Tensor identities not working. Bug or feature?

I want to compare two tensors by identity / by reference. Normally, comparing two objects in python by identity works with ‘is’ or by comparing id() values. However, this does not seem to work:

a = torch.tensor([1,2,3])
b = a.detach()
print(a.data is b.data) # False
print(id(a.data) == id(b.data)) # True

Shouldn’t both of these statements be True?
It looks like I can make a reference comparison with id()==id(), but I am reluctant to trust that this will always work because to my knowledge using ‘is’ should be the way to do it, and that isn’t working.

Can anyone clarify if that is a bug or a feature? How are you supposed to compare two tensors by reference?

Sorry, but what you’re doing is completely bogus. :slight_smile:

a = torch.tensor([1, 2, 3])
b = torch.tensor([4, 5])
print(id(a.data)==id(b.data))

gives True, too!

What happens is that a.data and b.data don’t simultaneously exist, but are newly allocated and immediately disposed of objects, and share the same memory address (see documentation of id).

a and b will be distinct Tensors using to the same memory area, a.data and b.data are completely distinct (also from a and b) tensors, too.
I will add "don’t use .data" – see the PyTorch 0.4 migration guide.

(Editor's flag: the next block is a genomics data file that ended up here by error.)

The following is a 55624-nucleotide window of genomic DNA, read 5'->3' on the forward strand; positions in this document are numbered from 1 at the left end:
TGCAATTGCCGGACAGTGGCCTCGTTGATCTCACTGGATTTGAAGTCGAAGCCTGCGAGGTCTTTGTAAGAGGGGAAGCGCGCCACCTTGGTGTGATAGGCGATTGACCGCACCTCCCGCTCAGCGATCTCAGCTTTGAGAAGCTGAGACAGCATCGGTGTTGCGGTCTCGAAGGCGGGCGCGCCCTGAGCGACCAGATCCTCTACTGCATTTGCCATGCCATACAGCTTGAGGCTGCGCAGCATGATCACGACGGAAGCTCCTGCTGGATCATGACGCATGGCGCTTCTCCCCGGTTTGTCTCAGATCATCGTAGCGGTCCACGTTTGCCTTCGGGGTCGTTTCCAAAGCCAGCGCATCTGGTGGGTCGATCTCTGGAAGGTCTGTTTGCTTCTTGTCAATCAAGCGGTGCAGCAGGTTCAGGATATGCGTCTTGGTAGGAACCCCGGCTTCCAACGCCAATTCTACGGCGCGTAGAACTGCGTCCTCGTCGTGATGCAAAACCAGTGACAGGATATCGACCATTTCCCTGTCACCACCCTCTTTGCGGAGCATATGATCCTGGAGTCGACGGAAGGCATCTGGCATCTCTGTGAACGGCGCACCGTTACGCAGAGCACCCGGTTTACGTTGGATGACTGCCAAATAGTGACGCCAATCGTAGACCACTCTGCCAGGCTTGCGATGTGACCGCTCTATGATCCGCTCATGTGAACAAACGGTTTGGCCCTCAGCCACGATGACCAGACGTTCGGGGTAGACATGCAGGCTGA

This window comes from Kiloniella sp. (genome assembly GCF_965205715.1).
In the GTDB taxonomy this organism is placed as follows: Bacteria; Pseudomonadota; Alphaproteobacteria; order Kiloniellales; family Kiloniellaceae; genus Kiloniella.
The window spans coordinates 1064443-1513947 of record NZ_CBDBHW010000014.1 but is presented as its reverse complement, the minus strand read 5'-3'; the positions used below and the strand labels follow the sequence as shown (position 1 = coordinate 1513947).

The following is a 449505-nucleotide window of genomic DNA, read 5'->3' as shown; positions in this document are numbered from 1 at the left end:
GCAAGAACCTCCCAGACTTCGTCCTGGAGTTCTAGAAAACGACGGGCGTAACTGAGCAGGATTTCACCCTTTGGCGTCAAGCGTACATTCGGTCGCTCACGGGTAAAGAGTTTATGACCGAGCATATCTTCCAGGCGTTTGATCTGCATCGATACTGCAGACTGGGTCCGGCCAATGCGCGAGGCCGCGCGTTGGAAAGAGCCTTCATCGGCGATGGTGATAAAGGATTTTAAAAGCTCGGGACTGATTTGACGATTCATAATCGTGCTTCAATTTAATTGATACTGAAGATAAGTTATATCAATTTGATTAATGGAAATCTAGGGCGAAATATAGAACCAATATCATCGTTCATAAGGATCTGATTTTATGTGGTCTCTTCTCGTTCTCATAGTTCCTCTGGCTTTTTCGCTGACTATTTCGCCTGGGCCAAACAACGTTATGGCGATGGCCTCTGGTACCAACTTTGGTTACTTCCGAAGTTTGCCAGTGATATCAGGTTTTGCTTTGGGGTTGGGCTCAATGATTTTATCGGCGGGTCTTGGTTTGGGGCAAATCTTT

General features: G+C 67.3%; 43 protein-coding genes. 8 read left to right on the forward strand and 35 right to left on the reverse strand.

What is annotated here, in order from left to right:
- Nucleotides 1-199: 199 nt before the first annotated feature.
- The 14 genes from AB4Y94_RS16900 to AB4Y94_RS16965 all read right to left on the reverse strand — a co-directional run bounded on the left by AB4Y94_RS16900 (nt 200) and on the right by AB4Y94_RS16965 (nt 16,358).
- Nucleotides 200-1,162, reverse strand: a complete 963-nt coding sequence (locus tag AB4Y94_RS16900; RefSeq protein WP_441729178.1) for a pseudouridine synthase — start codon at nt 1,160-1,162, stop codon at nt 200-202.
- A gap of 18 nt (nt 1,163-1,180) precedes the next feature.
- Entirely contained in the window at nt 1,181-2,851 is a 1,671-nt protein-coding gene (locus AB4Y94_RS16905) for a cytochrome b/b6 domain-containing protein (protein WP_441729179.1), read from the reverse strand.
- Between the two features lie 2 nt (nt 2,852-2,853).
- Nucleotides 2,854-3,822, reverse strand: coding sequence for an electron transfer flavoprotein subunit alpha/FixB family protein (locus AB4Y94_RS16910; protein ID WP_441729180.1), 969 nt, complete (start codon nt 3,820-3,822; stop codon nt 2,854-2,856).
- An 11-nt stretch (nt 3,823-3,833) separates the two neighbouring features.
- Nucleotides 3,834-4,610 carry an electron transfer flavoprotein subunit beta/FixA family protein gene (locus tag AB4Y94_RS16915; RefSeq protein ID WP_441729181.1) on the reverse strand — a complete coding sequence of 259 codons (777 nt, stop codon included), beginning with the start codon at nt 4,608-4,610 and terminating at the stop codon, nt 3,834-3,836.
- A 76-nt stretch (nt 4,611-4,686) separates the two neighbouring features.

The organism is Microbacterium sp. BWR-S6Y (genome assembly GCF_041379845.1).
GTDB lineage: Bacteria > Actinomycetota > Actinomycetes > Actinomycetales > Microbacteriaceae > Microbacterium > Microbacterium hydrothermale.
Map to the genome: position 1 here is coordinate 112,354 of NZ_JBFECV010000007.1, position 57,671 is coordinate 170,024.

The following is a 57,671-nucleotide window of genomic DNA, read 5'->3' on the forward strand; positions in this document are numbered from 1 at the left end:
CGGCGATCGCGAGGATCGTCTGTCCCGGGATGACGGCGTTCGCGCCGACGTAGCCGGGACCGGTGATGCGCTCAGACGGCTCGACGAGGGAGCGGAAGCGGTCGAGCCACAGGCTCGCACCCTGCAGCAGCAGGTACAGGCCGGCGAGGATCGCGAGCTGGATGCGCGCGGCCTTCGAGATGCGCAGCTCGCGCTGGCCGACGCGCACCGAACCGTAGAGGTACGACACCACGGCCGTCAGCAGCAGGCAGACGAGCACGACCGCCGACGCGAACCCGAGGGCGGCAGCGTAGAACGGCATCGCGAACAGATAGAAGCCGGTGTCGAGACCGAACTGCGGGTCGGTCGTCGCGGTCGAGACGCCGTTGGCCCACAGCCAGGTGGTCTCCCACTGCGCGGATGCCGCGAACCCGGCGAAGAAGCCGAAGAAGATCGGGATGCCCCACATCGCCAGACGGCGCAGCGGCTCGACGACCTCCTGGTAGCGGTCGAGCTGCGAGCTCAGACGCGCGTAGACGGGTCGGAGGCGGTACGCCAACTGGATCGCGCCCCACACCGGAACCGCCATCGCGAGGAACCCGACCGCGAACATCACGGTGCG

Best regards

Thomas

2 Likes

I see. Thanks for the clarification.

Is there any way to do what I need, though:

Is there a way to compare a and b from the example that will evaluate to True even though b is the detached version of a?

It is not possible to do this exactly.

Well, you apparently don’t want (a == b).all().item().

What you could do is to see whether they point to the exact same memory range - i.e. .data_ptr(), .storage_offset(), .shape and .strides() are the same.

I’m not sure I recommend that. My impression is that you’re trying to do something that will end up not working well.

Best regards

Thomas

I don’t want to use (a == b).all().item() because it’s possible that two tensors contain the same values by accident, especially since a few tensors get initialized to be all-zeros.

I ended up just storing the original vector along with the detached version in any place where I need to make comparisons. It’s a bit rendundant, but at least this is guaranteed to work.